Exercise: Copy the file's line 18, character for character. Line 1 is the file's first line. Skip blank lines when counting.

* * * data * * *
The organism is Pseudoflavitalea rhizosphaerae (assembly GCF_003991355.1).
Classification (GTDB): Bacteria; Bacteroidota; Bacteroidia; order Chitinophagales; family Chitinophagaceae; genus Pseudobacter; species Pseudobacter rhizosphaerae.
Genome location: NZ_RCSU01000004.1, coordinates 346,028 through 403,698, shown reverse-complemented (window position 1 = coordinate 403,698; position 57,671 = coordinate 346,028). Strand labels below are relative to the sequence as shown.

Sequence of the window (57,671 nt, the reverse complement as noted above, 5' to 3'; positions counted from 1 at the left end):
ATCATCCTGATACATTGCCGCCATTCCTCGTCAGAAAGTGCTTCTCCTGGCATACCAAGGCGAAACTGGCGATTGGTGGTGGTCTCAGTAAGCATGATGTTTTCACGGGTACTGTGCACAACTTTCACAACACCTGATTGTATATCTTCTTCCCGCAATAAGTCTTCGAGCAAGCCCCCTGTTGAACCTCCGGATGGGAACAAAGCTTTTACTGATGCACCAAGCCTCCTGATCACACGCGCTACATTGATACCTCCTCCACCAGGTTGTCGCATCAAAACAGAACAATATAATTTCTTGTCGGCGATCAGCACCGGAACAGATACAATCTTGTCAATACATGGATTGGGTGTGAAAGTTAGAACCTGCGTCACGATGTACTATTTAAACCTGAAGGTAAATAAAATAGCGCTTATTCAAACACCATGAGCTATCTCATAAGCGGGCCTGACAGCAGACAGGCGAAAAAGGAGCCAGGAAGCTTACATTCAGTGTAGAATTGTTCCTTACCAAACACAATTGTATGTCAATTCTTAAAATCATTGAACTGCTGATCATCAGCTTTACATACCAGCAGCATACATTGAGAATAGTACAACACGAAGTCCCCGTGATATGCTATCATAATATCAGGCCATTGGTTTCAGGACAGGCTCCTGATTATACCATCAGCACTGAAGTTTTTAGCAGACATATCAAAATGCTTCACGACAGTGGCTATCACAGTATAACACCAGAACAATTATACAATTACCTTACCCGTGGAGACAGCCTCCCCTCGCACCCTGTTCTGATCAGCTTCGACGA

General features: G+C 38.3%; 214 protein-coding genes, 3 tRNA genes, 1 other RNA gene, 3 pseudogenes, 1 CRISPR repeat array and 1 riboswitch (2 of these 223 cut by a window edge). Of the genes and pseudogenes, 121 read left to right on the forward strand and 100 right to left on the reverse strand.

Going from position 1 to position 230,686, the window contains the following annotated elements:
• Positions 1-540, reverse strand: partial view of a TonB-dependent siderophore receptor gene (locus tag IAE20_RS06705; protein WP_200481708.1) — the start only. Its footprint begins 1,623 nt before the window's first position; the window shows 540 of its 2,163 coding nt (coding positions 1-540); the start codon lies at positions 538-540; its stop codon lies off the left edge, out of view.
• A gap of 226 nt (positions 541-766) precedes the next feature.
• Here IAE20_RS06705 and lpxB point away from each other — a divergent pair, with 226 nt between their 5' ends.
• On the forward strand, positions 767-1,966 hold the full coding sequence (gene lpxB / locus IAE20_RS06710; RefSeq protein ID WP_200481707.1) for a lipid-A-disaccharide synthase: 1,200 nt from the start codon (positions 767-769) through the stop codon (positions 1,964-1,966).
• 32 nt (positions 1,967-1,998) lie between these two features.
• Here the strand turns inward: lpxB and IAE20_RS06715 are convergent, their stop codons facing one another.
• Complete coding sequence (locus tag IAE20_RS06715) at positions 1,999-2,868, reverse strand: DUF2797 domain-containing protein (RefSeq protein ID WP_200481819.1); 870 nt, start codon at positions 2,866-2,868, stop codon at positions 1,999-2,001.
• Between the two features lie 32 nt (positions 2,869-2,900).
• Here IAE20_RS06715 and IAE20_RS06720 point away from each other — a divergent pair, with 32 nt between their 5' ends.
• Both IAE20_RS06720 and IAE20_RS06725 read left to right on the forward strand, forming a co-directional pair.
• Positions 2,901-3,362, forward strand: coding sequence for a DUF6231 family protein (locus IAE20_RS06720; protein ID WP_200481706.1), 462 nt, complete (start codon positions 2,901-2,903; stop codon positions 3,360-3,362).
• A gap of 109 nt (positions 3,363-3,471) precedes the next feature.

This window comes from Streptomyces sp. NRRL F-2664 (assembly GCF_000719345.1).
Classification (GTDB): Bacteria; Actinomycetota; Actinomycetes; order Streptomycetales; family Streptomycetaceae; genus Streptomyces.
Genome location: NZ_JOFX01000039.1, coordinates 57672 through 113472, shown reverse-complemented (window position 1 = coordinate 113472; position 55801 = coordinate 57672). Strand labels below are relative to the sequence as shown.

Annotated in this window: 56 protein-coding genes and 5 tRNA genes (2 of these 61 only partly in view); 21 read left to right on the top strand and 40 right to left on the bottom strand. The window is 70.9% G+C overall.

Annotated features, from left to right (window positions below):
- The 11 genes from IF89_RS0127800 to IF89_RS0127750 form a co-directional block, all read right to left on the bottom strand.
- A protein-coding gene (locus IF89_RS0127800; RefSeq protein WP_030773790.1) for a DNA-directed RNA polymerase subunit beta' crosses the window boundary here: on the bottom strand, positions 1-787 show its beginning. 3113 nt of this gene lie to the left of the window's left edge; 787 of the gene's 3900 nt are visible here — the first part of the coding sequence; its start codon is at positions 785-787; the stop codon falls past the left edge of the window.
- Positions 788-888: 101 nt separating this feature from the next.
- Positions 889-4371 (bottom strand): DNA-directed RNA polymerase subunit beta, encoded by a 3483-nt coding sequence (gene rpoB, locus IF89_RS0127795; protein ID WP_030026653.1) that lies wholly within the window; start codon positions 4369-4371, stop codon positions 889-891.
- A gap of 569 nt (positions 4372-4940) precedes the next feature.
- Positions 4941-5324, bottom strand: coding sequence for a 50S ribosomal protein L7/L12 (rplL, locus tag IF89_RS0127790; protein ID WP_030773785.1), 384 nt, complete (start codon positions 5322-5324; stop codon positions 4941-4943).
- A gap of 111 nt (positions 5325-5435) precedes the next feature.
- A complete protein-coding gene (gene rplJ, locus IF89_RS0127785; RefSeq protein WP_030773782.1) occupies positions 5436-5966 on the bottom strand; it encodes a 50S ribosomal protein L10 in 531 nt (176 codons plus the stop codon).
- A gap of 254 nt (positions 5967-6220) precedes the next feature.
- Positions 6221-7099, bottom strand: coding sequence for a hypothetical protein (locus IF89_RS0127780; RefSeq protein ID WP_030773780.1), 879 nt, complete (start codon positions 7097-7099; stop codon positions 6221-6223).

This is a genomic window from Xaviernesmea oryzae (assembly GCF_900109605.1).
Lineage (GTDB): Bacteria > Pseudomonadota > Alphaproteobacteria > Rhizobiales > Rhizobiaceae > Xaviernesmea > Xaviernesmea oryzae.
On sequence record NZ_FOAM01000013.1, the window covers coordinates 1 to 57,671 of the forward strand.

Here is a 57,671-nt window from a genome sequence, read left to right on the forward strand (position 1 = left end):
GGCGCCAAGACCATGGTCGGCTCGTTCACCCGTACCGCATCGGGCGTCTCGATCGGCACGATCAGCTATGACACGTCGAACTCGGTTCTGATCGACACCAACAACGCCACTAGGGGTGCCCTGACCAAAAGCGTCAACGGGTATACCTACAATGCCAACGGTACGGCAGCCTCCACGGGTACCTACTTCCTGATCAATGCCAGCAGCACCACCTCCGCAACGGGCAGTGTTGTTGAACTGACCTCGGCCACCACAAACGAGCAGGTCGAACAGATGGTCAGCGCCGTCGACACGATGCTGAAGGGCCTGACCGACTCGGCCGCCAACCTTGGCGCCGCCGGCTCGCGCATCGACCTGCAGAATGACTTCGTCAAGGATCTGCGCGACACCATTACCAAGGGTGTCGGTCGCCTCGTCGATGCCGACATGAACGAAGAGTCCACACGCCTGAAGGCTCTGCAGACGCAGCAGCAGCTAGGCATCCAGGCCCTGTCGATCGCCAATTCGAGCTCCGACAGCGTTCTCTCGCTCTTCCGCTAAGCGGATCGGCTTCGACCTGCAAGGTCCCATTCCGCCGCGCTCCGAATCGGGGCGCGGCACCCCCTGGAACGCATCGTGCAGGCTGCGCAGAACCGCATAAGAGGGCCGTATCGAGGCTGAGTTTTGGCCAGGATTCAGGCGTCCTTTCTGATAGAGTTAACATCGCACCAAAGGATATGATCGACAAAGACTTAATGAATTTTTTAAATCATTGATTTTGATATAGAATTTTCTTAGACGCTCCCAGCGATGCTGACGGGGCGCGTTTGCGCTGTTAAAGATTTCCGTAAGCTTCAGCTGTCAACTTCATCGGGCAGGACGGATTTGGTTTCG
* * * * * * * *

• Positions 2,901-3,362, forward strand: coding sequence for a DUF6231 family protein (locus IAE20_RS06720; protein ID WP_200481706.1), 462 nt, complete (start codon positions 2,901-2,903; stop codon positions 3,360-3,362).